That itself requires some background, I think. When NEPPA was formed you had several things going on, you had the proposition that nuclear power, which is not going to be available to anyone other than the members of the "big 11 power loop", nor the IOU’s at the time. It would be too cheap to be here. You had the idea that there would be transmission being built that didn’t then exist in order to handle these proposed nuclear plants which would tie the region together. You had a history of not much cooperation going on among the municipals and the co-ops. NEPO was being proposed , we weren’t going to be allowed into that of course, and so there was a for access that was going on, which required cooperation by the various cities and co-ops and fire districts and what have you in New England. The fact that it’s managed to hold together and survive with a whole lot of improvements is a tremendous historic event I think.  

What was NEPPA’s most valuable program?
Actually, I think the most valuable program was a program it didn’t formerly have. The programs it formerly had were those everybody could agree too. Those were training, your lineman training, board member training, and those kinds of things. But that wasn’t the primary thing I think that came out of this. You could easily mention power supply and power supply was at least, as I remember it, not really one of the things that NEPPA itself did but one of the things that came about because of NEPPA. Things like the access to NEPOOL, access to transmission, a lot of things that NEPPA facilitated but didn’t formerly do. So I think NEPPA’s facilitating of a lot of things was the most important things it did.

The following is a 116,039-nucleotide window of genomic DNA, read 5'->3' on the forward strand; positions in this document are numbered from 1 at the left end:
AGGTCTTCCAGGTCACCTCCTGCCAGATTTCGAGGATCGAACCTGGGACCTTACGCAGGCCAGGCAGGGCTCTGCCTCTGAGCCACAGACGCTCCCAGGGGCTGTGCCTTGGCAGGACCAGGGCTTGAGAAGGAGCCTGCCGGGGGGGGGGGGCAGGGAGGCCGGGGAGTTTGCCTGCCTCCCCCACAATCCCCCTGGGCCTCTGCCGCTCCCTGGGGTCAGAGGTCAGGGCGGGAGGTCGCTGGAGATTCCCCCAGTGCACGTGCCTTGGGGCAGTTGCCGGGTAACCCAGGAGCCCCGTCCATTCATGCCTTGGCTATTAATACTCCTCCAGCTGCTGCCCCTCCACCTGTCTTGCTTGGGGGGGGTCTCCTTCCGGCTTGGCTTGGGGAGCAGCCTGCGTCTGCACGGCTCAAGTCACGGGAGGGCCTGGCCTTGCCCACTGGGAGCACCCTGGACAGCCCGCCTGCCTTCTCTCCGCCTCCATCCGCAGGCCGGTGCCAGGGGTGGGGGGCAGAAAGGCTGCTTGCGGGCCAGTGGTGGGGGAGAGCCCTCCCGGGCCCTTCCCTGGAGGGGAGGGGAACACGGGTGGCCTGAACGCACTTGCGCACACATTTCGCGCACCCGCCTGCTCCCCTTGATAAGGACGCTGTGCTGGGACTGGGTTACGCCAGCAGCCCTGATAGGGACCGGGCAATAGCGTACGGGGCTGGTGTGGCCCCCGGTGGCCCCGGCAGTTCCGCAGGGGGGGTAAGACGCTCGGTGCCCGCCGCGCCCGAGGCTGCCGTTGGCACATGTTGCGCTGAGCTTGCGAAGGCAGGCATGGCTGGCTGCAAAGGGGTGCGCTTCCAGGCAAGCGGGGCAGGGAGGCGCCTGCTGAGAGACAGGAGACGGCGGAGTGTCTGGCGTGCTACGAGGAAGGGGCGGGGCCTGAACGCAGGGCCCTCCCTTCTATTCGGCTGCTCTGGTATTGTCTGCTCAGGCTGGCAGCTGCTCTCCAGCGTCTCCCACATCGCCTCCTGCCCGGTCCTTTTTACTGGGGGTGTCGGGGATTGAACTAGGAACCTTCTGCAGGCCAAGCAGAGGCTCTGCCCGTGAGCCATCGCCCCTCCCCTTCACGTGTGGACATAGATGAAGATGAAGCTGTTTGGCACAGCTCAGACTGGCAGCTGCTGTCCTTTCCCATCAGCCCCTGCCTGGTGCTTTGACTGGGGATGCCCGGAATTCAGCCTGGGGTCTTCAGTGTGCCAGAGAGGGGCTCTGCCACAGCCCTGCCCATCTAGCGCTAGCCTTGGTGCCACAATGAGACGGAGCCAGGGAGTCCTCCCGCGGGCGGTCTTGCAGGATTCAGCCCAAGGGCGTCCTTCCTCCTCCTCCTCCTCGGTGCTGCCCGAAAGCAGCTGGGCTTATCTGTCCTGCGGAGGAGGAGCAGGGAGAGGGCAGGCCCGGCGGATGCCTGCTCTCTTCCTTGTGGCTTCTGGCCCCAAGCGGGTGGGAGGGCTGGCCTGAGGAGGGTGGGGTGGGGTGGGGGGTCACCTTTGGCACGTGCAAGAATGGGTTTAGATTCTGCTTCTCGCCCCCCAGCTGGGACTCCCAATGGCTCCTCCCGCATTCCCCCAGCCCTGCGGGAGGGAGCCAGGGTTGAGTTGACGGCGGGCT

What did you see as NEPPA'S primary role?
Historically, and I’ve got to qualify this by saying, I have been pretty much retired for the last 7 years so I don’t know for sure exactly where things are right now but historically I think it’s most important role has been providing access and providing a central point for what can be called advocacy in Washington. That’s been a thing we were historically lacking until NEPPA picked up that role trying to sort of coordinate the mission between the muni’s and co-ops in New England and Washington and that’s been a pretty important factor and will be one in the future.